The Southwestern Historical Quarterly, Volume 48, July 1944 - April, 1945 Page: 548
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Southwestern Historical Quarterly
the Prisoners, & Sayed his Orders were to imprison all European
Spaniards & Sequester all their property, & it was understood
he had done the Same at every Post as he Came along. Governor
Salcedo was in Irons in St. Antonio, with General Herrara &
his younger Brother,"" the Major & Several Others, Governor
Salcedo's Secretary was shott by an officer of Captain Syce
[Saenz] for hesitating to deliver up the Keys of the Public
Office. This day a Mr Chirino a respectable old Spanish Gen-
tleman Arrived here from Nacogdoches with whom I have had
a Conversation at my Own House, he Confirms Substantially
the foregoing Account of Mr. Quick, & is the Bearer of letters
Confirming likewise the Same, he understood from Captain Syce
[Saenz] that all was tranquil at & about Mexico Under the
New Order of things, that all the European Officers and Priests
were deposed, many of them had lost their lives, & all their
property had been Confiscated and that in the General Provinces
all opposition to the Government of the people had Ceased, that
they were as much Averse to European Frenchmen as to Euro-
pean Spaniards, & were extremely jealous of the emmissaries
of Buoneparte that they did not allow themselves to be Called
Spaniards; but Americans. Capt. Syce [Saenz] had Nominated
Some Magistrates for a Temporary government of the place
& was to leave Nacogdoches with Nearly all the people that
Came with him on the 7th Inst. & return Back to whence they
Came, a free Commerce was not to be Interrupted between
Nacogdoches & this place"8 & there was a general rejoicing
Amongst the people on the Occasion."' It is said a General
Congress of delegates from the Provinces was Soon to meet at
Mexico to provide for the General Welfare. It is Said that the
ex Bishop of Monterey with a large Number of Priests & fol-
lowers, Sat off for the United States in Order to Save them-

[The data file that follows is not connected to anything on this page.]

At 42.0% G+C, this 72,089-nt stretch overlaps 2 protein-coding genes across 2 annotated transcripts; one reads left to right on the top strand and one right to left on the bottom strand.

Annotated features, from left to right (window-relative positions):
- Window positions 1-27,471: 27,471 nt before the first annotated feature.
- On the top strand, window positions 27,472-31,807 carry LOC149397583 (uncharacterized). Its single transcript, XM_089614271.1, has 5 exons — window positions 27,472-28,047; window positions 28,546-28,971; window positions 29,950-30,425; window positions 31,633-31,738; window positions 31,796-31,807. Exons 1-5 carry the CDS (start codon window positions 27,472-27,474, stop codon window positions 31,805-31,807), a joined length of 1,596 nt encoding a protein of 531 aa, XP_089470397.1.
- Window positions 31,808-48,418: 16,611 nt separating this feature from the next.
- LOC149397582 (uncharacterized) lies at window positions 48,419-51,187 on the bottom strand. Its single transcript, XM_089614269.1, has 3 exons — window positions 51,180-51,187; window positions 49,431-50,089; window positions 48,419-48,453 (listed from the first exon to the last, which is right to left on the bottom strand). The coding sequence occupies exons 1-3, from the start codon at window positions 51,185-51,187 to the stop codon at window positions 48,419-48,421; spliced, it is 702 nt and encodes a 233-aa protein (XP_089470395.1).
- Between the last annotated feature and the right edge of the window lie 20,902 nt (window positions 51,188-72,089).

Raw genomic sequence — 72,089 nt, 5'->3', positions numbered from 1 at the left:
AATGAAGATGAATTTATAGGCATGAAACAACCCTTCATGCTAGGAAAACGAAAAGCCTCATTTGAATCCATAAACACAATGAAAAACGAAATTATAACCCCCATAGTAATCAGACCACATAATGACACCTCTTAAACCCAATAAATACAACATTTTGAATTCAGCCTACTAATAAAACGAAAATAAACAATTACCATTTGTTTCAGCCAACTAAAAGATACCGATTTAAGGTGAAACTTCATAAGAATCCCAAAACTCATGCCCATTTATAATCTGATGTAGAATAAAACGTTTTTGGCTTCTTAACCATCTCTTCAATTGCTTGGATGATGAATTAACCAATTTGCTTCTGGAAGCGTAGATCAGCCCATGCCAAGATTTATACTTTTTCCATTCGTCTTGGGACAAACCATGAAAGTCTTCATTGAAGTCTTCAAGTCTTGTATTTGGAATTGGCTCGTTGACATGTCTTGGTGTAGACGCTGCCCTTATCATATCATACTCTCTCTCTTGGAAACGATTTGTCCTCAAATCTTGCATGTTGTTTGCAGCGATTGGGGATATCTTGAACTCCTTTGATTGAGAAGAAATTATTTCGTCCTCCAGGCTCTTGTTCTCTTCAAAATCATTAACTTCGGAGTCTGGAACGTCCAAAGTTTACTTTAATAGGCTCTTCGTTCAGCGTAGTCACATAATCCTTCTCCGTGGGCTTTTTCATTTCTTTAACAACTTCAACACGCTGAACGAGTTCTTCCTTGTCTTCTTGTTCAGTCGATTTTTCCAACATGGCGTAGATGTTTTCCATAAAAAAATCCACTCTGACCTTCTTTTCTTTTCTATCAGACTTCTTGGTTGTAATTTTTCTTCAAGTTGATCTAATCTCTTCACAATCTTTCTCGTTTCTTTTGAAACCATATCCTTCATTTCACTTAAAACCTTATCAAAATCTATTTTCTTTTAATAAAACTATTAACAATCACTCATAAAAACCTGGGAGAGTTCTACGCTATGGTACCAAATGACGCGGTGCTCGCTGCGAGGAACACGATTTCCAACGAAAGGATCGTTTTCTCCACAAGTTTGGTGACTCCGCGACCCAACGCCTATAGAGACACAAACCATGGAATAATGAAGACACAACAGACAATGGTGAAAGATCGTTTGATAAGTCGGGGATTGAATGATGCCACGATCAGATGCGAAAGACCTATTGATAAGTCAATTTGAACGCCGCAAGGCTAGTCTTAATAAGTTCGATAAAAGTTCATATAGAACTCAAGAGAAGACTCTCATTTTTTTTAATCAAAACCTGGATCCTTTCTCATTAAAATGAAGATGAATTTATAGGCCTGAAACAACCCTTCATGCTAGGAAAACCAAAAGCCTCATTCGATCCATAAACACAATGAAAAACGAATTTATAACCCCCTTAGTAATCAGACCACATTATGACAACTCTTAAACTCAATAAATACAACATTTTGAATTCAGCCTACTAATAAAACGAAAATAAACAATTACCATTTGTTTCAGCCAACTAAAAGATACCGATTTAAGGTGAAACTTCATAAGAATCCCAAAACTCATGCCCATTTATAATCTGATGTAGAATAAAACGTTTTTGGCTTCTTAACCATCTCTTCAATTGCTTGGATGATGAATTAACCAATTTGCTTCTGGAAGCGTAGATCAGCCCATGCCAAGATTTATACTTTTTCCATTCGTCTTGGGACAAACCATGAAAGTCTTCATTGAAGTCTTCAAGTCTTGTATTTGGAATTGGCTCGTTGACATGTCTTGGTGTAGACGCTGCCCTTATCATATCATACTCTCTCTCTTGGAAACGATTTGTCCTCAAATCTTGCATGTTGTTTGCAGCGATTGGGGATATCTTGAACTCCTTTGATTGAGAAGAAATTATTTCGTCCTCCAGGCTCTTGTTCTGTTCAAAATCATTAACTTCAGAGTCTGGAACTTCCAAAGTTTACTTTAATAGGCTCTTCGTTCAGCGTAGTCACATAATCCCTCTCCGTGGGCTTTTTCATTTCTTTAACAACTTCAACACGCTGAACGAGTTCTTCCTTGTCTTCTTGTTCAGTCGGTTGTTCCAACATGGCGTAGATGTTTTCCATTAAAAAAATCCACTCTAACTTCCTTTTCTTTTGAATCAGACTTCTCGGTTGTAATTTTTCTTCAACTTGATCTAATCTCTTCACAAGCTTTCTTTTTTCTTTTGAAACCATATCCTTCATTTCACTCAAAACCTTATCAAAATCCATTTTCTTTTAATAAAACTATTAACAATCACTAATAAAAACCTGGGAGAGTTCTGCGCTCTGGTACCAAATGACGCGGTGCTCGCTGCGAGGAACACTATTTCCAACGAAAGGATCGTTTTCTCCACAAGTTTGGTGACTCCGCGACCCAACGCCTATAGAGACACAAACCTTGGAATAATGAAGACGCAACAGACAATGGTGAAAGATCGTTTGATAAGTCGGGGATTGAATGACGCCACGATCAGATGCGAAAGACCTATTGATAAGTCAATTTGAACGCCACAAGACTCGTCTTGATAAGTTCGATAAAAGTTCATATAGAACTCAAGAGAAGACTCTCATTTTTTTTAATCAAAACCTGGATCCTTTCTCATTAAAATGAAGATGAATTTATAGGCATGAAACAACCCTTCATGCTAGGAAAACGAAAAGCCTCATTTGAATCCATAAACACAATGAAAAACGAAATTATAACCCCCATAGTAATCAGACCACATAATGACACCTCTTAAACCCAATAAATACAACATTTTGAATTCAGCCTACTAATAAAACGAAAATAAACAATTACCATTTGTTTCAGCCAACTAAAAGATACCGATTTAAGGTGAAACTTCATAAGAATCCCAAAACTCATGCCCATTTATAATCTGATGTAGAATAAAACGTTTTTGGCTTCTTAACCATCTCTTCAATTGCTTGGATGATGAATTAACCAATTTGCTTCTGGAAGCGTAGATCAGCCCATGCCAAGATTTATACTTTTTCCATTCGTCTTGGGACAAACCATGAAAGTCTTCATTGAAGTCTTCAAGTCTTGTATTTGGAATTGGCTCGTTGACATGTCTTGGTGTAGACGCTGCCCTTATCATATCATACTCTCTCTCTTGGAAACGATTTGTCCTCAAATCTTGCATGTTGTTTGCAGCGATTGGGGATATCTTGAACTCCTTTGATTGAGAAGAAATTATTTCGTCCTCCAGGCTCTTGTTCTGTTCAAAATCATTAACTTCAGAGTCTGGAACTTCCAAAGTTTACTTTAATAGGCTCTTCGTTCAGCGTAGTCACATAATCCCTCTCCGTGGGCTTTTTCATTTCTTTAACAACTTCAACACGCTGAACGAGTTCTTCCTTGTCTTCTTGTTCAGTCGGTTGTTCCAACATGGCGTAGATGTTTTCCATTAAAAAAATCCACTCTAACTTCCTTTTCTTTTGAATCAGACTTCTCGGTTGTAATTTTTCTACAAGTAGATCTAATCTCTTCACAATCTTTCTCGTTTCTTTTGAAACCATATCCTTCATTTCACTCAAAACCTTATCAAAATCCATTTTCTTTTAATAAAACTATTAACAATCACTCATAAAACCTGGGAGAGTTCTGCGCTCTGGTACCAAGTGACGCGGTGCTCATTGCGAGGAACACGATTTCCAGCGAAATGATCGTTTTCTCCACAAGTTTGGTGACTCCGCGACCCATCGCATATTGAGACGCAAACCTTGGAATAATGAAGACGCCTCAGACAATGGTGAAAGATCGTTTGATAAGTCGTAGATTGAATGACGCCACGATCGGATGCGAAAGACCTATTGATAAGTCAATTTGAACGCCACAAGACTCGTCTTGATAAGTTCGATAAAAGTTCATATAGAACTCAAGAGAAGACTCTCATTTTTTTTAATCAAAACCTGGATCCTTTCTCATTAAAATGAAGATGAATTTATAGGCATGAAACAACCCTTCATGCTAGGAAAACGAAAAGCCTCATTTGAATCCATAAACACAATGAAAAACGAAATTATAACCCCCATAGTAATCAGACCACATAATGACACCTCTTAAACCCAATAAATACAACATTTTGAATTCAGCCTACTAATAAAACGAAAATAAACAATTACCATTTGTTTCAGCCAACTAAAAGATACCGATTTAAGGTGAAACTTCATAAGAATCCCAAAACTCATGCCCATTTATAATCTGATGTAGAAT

selves from the Incenced Multitude; but Captain Syce [Sfenz]
"In February, 1811, Salcedo and Herrera, with their twelve officers,
were sent in chains to Coahuila, where they were imprisoned on the
hacienda of Don Ignacio Elizondo, near Monclova. Ibid.
G6The colonial policy of Spain forbade trade between Spanish colonies
and foreign powers. Upon the purchase of Louisiana by the United States
the commandant-general of the Interior Provinces instituted a rigid guard
of the frontier, prohibited the entrance of Anglo-Americans into Texas,
and permitted vassals of Spain living in Louisiana to enter Texas only
under severe regulations. In 1806 he forbade even communication between
Louisiana and Texas, and fixed death as a penalty for the violation of
this order. Only fugitive slaves from Louisiana were permitted to pass
over the border. Therefore, the traders of Natchitoches, desirous for trade
with Texas and Mexico, rejoiced at the abolition of Spanish rule in Texas.
Hatcher, The Opening of Texas, 95-104, 124-125, Appendix, Doc. 11.
"7The people of Baltimore read in the Gazette of March an account of
the revolution in Texas. It stated that the profitable result of the revolu-
tion to the citizens of the United States was the establishment of free
commerce between Texas and Natchitoches. Federal Gazette and Baltimore
Daily Advertiser, March 21, 1811.
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Texas State Historical Association. The Southwestern Historical Quarterly, Volume 48, July 1944 - April, 1945, periodical, 1945; Austin, Texas. (texashistory.unt.edu/ark:/67531/metapth146055/m1/616/: accessed August 22, 2017), University of North Texas Libraries, The Portal to Texas History, texashistory.unt.edu; crediting Texas State Historical Association.